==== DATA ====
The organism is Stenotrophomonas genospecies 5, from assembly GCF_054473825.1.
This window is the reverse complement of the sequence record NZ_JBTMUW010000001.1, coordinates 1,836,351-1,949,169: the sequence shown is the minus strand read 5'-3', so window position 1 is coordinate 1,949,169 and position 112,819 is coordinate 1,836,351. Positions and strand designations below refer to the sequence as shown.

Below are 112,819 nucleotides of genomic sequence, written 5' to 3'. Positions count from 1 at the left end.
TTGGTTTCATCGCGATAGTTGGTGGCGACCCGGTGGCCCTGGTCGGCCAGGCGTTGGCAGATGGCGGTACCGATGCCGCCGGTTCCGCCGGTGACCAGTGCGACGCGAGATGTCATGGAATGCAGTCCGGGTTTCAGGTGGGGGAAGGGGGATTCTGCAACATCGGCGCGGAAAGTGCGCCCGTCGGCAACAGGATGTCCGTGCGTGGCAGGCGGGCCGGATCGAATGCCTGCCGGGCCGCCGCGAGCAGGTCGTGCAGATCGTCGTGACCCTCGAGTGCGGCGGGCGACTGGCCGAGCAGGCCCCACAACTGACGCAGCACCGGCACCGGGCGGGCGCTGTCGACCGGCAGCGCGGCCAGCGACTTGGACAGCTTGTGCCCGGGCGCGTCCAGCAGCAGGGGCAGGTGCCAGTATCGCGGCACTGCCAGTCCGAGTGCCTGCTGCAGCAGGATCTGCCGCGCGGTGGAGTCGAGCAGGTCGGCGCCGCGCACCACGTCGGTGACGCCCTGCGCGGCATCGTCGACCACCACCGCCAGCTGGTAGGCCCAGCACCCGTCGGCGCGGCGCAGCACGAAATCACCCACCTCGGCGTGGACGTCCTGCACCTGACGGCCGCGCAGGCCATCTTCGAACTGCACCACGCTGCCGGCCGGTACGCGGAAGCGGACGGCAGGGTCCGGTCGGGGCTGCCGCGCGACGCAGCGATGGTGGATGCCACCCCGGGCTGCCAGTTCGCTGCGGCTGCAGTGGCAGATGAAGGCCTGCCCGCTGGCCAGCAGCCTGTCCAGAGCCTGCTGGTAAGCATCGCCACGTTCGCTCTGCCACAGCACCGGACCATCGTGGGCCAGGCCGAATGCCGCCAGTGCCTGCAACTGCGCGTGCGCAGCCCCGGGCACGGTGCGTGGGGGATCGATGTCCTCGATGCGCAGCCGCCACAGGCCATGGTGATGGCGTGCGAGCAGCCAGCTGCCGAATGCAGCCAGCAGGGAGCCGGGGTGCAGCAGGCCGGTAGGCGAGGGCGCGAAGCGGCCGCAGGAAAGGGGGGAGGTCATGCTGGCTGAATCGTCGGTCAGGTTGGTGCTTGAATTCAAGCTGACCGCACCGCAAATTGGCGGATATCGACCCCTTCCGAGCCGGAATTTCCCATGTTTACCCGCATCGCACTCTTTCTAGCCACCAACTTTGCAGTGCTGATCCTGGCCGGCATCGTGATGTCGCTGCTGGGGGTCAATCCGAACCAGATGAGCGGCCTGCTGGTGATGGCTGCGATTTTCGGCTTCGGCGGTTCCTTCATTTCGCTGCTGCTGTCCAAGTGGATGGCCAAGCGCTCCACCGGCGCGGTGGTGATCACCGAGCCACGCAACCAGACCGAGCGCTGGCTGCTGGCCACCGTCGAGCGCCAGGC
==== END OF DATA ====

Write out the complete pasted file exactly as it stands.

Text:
The organism is Stenotrophomonas genospecies 5, from assembly GCF_054473825.1.
This window is the reverse complement of the sequence record NZ_JBTMUW010000001.1, coordinates 1,836,351-1,949,169: the sequence shown is the minus strand read 5'-3', so window position 1 is coordinate 1,949,169 and position 112,819 is coordinate 1,836,351. Positions and strand designations below refer to the sequence as shown.

Below are 112,819 nucleotides of genomic sequence, written 5' to 3'. Positions count from 1 at the left end.
TTGGTTTCATCGCGATAGTTGGTGGCGACCCGGTGGCCCTGGTCGGCCAGGCGTTGGCAGATGGCGGTACCGATGCCGCCGGTTCCGCCGGTGACCAGTGCGACGCGAGATGTCATGGAATGCAGTCCGGGTTTCAGGTGGGGGAAGGGGGATTCTGCAACATCGGCGCGGAAAGTGCGCCCGTCGGCAACAGGATGTCCGTGCGTGGCAGGCGGGCCGGATCGAATGCCTGCCGGGCCGCCGCGAGCAGGTCGTGCAGATCGTCGTGACCCTCGAGTGCGGCGGGCGACTGGCCGAGCAGGCCCCACAACTGACGCAGCACCGGCACCGGGCGGGCGCTGTCGACCGGCAGCGCGGCCAGCGACTTGGACAGCTTGTGCCCGGGCGCGTCCAGCAGCAGGGGCAGGTGCCAGTATCGCGGCACTGCCAGTCCGAGTGCCTGCTGCAGCAGGATCTGCCGCGCGGTGGAGTCGAGCAGGTCGGCGCCGCGCACCACGTCGGTGACGCCCTGCGCGGCATCGTCGACCACCACCGCCAGCTGGTAGGCCCAGCACCCGTCGGCGCGGCGCAGCACGAAATCACCCACCTCGGCGTGGACGTCCTGCACCTGACGGCCGCGCAGGCCATCTTCGAACTGCACCACGCTGCCGGCCGGTACGCGGAAGCGGACGGCAGGGTCCGGTCGGGGCTGCCGCGCGACGCAGCGATGGTGGATGCCACCCCGGGCTGCCAGTTCGCTGCGGCTGCAGTGGCAGATGAAGGCCTGCCCGCTGGCCAGCAGCCTGTCCAGAGCCTGCTGGTAAGCATCGCCACGTTCGCTCTGCCACAGCACCGGACCATCGTGGGCCAGGCCGAATGCCGCCAGTGCCTGCAACTGCGCGTGCGCAGCCCCGGGCACGGTGCGTGGGGGATCGATGTCCTCGATGCGCAGCCGCCACAGGCCATGGTGATGGCGTGCGAGCAGCCAGCTGCCGAATGCAGCCAGCAGGGAGCCGGGGTGCAGCAGGCCGGTAGGCGAGGGCGCGAAGCGGCCGCAGGAAAGGGGGGAGGTCATGCTGGCTGAATCGTCGGTCAGGTTGGTGCTTGAATTCAAGCTGACCGCACCGCAAATTGGCGGATATCGACCCCTTCCGAGCCGGAATTTCCCATGTTTACCCGCATCGCACTCTTTCTAGCCACCAACTTTGCAGTGCTGATCCTGGCCGGCATCGTGATGTCGCTGCTGGGGGTCAATCCGAACCAGATGAGCGGCCTGCTGGTGATGGCTGCGATTTTCGGCTTCGGCGGTTCCTTCATTTCGCTGCTGCTGTCCAAGTGGATGGCCAAGCGCTCCACCGGCGCGGTGGTGATCACCGAGCCACGCAACCAGACCGAGCGCTGGCTGCTGGCCACCGTCGAGCGCCAGGC